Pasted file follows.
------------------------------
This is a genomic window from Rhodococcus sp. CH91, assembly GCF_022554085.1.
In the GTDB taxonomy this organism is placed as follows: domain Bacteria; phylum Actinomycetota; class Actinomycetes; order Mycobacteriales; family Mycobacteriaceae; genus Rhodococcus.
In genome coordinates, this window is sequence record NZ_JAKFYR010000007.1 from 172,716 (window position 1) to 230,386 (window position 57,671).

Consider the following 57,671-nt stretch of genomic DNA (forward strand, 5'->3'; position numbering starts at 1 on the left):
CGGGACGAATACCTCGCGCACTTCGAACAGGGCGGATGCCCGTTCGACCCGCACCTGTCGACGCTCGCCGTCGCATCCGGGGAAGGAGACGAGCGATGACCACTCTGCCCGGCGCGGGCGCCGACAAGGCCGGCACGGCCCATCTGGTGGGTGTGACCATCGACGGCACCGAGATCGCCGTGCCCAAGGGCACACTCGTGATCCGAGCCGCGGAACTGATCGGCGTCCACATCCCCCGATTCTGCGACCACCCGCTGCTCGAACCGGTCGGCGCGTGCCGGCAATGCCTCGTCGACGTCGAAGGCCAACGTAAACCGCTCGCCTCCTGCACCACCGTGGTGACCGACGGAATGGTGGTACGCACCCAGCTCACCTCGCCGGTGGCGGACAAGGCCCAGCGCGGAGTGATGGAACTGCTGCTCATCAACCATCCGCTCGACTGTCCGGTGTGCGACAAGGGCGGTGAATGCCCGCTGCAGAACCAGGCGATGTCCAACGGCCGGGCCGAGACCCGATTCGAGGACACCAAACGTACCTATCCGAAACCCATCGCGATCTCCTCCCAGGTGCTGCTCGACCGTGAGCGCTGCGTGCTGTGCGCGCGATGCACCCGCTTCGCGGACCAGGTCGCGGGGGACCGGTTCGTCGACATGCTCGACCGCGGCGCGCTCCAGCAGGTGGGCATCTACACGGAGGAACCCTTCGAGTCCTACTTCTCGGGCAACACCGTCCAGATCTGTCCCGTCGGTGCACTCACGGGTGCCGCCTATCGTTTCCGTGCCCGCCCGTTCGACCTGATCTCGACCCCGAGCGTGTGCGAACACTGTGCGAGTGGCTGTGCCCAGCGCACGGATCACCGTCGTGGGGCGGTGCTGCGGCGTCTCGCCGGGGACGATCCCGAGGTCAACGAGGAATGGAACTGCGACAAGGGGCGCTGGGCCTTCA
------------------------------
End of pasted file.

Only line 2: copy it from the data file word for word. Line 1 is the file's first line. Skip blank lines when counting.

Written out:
In the GTDB taxonomy this organism is placed as follows: domain Bacteria; phylum Actinomycetota; class Actinomycetes; order Mycobacteriales; family Mycobacteriaceae; genus Rhodococcus.